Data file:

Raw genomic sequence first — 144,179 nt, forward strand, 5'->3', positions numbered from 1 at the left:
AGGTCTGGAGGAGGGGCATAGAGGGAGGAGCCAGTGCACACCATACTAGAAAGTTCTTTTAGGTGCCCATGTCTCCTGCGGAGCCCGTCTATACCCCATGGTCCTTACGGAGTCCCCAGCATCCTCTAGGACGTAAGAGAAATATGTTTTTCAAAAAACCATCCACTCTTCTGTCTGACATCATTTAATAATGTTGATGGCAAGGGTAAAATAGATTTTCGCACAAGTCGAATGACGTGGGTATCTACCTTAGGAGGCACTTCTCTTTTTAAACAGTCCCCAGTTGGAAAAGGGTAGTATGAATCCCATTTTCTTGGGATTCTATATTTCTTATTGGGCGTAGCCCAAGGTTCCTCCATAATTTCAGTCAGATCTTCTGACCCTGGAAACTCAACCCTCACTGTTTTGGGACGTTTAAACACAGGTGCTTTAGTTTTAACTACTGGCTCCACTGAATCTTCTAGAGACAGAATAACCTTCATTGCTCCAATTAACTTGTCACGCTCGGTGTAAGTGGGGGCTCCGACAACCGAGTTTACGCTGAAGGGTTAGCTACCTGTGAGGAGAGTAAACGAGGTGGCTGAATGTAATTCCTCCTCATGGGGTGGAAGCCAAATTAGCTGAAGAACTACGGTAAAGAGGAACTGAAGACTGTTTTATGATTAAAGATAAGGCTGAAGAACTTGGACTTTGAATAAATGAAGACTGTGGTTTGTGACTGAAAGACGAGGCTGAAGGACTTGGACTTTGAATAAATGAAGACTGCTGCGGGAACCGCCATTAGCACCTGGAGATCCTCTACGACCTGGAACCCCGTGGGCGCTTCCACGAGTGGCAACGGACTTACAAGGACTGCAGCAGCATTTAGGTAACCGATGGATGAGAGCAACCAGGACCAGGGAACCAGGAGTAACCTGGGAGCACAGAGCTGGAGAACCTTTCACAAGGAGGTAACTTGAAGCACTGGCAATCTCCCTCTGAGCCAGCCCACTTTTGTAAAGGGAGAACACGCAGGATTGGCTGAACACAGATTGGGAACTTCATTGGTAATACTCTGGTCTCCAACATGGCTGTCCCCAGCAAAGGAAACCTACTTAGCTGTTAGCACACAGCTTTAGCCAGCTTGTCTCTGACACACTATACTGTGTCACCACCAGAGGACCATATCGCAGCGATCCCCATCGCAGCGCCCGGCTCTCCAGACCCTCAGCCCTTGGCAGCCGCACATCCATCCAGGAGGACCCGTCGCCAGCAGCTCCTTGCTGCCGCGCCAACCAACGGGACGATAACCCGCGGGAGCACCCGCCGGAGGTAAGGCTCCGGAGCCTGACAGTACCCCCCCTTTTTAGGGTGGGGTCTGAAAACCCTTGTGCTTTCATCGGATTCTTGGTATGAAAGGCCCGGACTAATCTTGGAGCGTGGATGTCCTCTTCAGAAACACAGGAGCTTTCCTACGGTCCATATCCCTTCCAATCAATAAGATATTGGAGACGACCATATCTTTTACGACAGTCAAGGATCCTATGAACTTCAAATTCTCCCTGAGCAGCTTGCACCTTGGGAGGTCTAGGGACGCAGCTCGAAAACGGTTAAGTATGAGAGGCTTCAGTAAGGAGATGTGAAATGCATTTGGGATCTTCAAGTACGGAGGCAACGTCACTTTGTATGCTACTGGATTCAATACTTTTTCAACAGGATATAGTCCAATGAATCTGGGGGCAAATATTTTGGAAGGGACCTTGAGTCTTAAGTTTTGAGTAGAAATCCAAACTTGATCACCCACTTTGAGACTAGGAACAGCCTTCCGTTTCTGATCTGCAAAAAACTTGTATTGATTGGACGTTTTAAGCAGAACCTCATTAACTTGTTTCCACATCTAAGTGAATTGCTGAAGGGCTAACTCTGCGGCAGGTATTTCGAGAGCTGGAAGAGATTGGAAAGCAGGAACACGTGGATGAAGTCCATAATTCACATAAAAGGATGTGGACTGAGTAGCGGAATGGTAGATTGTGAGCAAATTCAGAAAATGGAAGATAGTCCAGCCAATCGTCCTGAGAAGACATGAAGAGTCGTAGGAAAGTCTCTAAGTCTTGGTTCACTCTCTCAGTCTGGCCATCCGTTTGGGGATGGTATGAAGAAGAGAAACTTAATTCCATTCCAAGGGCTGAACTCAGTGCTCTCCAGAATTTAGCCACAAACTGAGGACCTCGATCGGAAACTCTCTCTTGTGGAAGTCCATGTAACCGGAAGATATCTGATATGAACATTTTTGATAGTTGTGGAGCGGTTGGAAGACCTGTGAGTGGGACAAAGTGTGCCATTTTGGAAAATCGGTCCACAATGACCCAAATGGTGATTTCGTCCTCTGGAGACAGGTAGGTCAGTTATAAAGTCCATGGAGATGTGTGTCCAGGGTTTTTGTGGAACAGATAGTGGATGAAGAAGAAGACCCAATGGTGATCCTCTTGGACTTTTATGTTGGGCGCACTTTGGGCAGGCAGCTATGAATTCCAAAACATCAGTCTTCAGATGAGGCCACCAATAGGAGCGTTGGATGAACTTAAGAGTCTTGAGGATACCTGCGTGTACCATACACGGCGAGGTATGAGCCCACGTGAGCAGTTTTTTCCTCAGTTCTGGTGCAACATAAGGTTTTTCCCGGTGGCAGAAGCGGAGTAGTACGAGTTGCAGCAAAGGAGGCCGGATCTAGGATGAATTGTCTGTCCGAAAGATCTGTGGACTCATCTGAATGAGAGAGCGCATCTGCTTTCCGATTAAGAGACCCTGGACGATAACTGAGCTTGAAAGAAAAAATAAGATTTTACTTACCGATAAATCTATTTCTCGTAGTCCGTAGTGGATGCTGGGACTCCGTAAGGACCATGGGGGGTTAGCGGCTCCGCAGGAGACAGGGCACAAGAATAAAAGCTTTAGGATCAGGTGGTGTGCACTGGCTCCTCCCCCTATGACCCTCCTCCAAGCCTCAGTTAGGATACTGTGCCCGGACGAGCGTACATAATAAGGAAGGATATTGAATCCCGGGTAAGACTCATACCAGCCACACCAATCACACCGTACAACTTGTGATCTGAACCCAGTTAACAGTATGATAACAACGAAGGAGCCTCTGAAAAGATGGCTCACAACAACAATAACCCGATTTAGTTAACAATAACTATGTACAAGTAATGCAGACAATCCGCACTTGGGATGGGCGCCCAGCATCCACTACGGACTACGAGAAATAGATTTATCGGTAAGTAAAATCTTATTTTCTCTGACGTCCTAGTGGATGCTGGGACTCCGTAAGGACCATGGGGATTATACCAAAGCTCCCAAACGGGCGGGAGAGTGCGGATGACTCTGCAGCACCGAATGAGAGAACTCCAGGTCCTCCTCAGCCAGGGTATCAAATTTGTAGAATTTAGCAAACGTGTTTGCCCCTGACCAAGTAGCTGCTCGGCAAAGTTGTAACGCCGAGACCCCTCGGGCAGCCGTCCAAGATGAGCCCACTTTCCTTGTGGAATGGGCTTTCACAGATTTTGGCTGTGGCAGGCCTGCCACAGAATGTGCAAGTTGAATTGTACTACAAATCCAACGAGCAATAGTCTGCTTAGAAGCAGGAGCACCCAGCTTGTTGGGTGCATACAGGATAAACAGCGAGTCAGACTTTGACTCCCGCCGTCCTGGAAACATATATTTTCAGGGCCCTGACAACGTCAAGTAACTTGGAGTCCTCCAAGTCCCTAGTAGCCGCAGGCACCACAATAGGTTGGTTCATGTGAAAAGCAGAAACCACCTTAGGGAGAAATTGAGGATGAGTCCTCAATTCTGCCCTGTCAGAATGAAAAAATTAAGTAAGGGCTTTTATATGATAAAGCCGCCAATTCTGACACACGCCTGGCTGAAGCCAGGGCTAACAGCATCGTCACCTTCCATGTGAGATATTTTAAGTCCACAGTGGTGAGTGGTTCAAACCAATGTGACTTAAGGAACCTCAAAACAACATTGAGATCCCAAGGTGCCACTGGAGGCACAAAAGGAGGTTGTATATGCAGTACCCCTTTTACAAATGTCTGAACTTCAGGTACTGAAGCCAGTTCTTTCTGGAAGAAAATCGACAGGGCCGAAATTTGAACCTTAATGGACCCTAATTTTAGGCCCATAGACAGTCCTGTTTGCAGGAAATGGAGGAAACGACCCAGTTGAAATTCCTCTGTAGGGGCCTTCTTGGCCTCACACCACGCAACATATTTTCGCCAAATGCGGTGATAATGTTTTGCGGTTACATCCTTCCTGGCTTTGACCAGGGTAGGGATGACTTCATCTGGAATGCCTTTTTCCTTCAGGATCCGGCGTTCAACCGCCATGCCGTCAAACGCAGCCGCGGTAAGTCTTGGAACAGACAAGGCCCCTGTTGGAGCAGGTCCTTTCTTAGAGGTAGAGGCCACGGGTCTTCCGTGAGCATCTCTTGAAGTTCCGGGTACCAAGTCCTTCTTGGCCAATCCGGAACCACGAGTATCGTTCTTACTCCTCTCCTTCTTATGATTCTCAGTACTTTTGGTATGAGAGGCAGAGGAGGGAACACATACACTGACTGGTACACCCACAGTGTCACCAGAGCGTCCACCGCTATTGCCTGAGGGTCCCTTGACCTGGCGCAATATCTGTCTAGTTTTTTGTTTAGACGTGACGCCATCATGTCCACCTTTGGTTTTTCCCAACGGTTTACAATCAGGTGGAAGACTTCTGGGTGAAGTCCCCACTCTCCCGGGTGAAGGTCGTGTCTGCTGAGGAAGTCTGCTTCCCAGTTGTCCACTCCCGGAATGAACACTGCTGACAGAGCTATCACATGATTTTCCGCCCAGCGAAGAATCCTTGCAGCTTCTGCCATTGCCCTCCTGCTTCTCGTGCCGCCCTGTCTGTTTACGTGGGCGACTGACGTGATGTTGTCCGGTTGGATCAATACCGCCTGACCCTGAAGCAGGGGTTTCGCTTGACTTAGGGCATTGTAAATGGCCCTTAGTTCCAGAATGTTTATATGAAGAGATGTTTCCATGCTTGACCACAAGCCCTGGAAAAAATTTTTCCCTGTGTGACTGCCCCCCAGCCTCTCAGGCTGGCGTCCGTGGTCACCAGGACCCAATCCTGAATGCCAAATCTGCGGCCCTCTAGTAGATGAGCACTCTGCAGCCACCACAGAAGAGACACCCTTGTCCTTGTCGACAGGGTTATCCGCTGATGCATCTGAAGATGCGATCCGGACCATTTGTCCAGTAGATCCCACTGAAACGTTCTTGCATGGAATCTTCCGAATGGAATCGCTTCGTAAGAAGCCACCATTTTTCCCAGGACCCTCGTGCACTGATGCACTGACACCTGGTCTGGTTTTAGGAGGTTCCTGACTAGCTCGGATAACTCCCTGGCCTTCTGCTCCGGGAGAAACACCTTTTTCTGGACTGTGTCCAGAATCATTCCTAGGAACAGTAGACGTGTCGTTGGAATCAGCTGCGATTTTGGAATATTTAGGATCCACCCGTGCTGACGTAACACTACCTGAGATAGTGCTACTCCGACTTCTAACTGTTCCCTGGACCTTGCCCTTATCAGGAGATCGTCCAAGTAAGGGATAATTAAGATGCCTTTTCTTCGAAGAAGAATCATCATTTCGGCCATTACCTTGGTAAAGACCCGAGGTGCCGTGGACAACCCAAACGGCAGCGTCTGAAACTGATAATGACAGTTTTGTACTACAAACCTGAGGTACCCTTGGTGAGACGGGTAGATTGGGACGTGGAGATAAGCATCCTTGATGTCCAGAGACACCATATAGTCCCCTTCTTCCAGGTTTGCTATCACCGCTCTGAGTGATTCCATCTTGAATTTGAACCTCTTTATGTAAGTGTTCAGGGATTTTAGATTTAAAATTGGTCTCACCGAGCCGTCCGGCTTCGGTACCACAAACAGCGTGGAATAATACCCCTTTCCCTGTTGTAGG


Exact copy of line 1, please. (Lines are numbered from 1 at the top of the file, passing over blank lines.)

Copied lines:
Raw genomic sequence first — 144,179 nt, forward strand, 5'->3', positions numbered from 1 at the left: